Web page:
The raw videos depict the last moments of Philando Castile‘s and Alton Sterling‘s lives. Widely shared on social media – one of them live – they have shocked an entire nation. Like the videos that showed the killings of Walter L. Scott, Tamir Rice and Eric Garner in 2014 and 2015, they provide the necessary imagery to force us to address, once again, the pervasive and inherent racial inequalities that still exist across the country.
More than 60 years ago, when racial segregation was still the norm in many states, one grieving mother, Mamie Elizabeth Till-Mobley, understood the power of imagery to expose America’s racism.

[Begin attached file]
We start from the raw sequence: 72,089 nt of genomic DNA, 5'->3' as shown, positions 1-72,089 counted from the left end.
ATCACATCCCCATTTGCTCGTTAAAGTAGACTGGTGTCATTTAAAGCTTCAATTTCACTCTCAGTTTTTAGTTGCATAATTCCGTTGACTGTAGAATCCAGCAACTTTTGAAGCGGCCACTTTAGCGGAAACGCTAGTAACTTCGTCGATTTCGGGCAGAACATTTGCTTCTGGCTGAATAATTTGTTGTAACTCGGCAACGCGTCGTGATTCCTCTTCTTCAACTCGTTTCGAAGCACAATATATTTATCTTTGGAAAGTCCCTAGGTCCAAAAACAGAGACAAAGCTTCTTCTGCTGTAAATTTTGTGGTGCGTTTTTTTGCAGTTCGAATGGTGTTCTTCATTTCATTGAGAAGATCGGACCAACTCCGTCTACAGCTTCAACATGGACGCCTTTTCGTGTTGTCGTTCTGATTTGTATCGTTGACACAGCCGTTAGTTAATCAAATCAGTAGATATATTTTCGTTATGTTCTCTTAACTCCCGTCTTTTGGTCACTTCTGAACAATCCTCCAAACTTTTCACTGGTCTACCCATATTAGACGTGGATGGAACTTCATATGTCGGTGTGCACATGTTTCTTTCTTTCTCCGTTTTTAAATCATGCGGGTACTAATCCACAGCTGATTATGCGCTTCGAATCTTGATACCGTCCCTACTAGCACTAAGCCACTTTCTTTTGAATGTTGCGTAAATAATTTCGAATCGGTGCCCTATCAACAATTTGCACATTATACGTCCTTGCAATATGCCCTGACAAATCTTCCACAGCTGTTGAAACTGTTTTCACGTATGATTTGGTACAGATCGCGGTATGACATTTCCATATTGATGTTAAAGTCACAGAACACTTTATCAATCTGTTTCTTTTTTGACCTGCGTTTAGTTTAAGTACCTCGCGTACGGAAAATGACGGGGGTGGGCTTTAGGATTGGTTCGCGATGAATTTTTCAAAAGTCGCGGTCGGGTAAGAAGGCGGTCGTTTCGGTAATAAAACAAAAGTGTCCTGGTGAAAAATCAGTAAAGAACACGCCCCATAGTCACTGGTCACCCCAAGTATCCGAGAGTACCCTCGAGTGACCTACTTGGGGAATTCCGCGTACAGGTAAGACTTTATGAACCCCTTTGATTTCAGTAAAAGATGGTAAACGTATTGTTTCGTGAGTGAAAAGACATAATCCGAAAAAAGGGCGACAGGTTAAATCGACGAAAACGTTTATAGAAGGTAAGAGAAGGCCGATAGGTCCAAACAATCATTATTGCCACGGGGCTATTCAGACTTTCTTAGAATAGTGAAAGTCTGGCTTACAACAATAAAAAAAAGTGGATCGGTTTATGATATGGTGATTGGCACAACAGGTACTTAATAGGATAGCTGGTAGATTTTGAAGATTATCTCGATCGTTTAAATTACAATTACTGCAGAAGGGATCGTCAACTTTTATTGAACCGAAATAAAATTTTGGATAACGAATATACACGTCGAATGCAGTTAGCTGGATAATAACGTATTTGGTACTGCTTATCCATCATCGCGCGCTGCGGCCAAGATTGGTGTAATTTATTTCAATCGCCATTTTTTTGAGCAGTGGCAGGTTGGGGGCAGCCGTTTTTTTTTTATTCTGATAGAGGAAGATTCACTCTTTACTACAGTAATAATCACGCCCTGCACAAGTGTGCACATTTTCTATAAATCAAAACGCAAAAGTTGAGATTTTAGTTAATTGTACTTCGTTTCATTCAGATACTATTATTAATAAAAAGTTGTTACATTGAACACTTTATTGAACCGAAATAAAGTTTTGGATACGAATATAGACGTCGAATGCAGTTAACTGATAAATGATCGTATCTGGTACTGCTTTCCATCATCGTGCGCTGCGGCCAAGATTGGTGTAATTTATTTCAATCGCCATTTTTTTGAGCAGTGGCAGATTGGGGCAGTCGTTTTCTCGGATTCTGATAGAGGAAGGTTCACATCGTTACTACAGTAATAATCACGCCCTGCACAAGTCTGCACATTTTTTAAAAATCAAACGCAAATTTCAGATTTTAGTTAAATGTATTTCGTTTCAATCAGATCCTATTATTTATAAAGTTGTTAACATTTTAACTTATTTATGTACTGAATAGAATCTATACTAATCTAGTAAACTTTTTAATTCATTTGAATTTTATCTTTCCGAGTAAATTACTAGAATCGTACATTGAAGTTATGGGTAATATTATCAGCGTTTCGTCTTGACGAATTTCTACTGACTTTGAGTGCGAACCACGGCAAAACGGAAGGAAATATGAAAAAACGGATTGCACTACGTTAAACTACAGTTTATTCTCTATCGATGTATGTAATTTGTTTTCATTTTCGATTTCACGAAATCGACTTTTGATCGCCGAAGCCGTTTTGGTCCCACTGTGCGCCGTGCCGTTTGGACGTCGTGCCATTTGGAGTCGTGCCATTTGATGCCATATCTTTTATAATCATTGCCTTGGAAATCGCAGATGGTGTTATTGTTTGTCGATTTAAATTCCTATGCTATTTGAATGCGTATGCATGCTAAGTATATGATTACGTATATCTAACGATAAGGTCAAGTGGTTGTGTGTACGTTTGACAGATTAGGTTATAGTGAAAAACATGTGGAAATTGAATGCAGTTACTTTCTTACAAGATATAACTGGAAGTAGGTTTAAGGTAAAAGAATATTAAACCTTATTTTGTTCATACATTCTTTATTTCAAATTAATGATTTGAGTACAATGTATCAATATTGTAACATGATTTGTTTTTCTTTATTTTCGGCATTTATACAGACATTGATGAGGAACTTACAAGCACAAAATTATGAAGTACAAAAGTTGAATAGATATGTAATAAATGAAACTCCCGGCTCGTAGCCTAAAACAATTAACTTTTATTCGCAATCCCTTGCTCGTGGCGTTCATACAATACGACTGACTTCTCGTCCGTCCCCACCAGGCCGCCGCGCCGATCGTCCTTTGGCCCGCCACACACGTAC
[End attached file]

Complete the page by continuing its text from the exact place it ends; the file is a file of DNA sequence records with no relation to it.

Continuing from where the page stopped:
In August 1955, Emmett Till, a black teenager from Chicago, was visiting relatives in Mississippi when he stopped at Bryant’s Grocery and Meat Market. There he encountered Carolyn Bryant, a white woman. Whether Till really flirted with Bryant or whistled at her isn’t known. But what happened four days later is. Bryant’s husband Roy and his half brother, J.W. Milam, seized the 14-year-old from his great-uncle’s house. The pair then beat Till, shot him, and strung barbed wire and a 75-pound metal fan around his neck and dumped the lifeless body in the Tallahatchie River. A white jury quickly acquitted the men, with one juror saying it had taken so long only because they had to break to drink some pop.
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